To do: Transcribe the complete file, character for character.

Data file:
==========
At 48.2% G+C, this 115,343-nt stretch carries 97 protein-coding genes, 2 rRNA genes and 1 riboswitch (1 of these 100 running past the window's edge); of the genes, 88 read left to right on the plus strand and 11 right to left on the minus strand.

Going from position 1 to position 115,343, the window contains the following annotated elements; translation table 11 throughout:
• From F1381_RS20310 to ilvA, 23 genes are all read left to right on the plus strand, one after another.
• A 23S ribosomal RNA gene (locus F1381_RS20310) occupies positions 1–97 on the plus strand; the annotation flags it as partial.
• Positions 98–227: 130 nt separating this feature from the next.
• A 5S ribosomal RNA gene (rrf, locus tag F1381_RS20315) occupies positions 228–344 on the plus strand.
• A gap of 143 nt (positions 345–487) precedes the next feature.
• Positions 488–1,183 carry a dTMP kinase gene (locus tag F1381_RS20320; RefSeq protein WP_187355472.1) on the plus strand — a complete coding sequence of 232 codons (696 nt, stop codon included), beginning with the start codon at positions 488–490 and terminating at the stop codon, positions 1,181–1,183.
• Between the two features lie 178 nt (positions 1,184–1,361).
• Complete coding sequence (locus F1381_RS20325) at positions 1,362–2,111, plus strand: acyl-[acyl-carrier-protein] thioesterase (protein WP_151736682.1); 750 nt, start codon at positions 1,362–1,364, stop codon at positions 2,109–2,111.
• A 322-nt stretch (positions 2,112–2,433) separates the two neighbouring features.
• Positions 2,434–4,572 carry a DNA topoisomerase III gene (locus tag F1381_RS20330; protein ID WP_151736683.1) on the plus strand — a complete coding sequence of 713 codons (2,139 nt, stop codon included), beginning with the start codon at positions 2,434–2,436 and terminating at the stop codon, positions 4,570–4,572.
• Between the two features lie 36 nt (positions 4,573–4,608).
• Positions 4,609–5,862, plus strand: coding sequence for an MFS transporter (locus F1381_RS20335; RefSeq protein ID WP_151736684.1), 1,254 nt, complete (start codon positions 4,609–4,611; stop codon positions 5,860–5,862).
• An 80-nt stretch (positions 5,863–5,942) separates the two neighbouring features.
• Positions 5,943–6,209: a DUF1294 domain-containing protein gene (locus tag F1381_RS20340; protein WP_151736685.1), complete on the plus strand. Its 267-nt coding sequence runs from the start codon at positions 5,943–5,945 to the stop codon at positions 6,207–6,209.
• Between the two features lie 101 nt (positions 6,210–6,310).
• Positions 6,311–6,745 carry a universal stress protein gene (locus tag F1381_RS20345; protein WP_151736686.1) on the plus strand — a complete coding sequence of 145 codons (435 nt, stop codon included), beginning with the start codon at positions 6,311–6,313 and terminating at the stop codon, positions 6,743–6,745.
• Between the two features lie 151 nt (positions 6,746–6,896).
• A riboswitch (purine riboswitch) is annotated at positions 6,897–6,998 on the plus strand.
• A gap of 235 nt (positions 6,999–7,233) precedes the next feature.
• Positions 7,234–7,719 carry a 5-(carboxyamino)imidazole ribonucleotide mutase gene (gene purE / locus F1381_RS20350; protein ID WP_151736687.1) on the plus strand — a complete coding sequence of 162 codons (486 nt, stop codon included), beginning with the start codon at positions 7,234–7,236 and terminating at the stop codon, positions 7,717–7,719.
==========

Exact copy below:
At 48.2% G+C, this 115,343-nt stretch carries 97 protein-coding genes, 2 rRNA genes and 1 riboswitch (1 of these 100 running past the window's edge); of the genes, 88 read left to right on the plus strand and 11 right to left on the minus strand.

Going from position 1 to position 115,343, the window contains the following annotated elements; translation table 11 throughout:
• From F1381_RS20310 to ilvA, 23 genes are all read left to right on the plus strand, one after another.
• A 23S ribosomal RNA gene (locus F1381_RS20310) occupies positions 1–97 on the plus strand; the annotation flags it as partial.
• Positions 98–227: 130 nt separating this feature from the next.
• A 5S ribosomal RNA gene (rrf, locus tag F1381_RS20315) occupies positions 228–344 on the plus strand.
• A gap of 143 nt (positions 345–487) precedes the next feature.
• Positions 488–1,183 carry a dTMP kinase gene (locus tag F1381_RS20320; RefSeq protein WP_187355472.1) on the plus strand — a complete coding sequence of 232 codons (696 nt, stop codon included), beginning with the start codon at positions 488–490 and terminating at the stop codon, positions 1,181–1,183.
• Between the two features lie 178 nt (positions 1,184–1,361).
• Complete coding sequence (locus F1381_RS20325) at positions 1,362–2,111, plus strand: acyl-[acyl-carrier-protein] thioesterase (protein WP_151736682.1); 750 nt, start codon at positions 1,362–1,364, stop codon at positions 2,109–2,111.
• A 322-nt stretch (positions 2,112–2,433) separates the two neighbouring features.
• Positions 2,434–4,572 carry a DNA topoisomerase III gene (locus tag F1381_RS20330; protein ID WP_151736683.1) on the plus strand — a complete coding sequence of 713 codons (2,139 nt, stop codon included), beginning with the start codon at positions 2,434–2,436 and terminating at the stop codon, positions 4,570–4,572.
• Between the two features lie 36 nt (positions 4,573–4,608).
• Positions 4,609–5,862, plus strand: coding sequence for an MFS transporter (locus F1381_RS20335; RefSeq protein ID WP_151736684.1), 1,254 nt, complete (start codon positions 4,609–4,611; stop codon positions 5,860–5,862).
• An 80-nt stretch (positions 5,863–5,942) separates the two neighbouring features.
• Positions 5,943–6,209: a DUF1294 domain-containing protein gene (locus tag F1381_RS20340; protein WP_151736685.1), complete on the plus strand. Its 267-nt coding sequence runs from the start codon at positions 5,943–5,945 to the stop codon at positions 6,207–6,209.
• Between the two features lie 101 nt (positions 6,210–6,310).
• Positions 6,311–6,745 carry a universal stress protein gene (locus tag F1381_RS20345; protein WP_151736686.1) on the plus strand — a complete coding sequence of 145 codons (435 nt, stop codon included), beginning with the start codon at positions 6,311–6,313 and terminating at the stop codon, positions 6,743–6,745.
• Between the two features lie 151 nt (positions 6,746–6,896).
• A riboswitch (purine riboswitch) is annotated at positions 6,897–6,998 on the plus strand.
• A gap of 235 nt (positions 6,999–7,233) precedes the next feature.
• Positions 7,234–7,719 carry a 5-(carboxyamino)imidazole ribonucleotide mutase gene (gene purE / locus F1381_RS20350; protein ID WP_151736687.1) on the plus strand — a complete coding sequence of 162 codons (486 nt, stop codon included), beginning with the start codon at positions 7,234–7,236 and terminating at the stop codon, positions 7,717–7,719.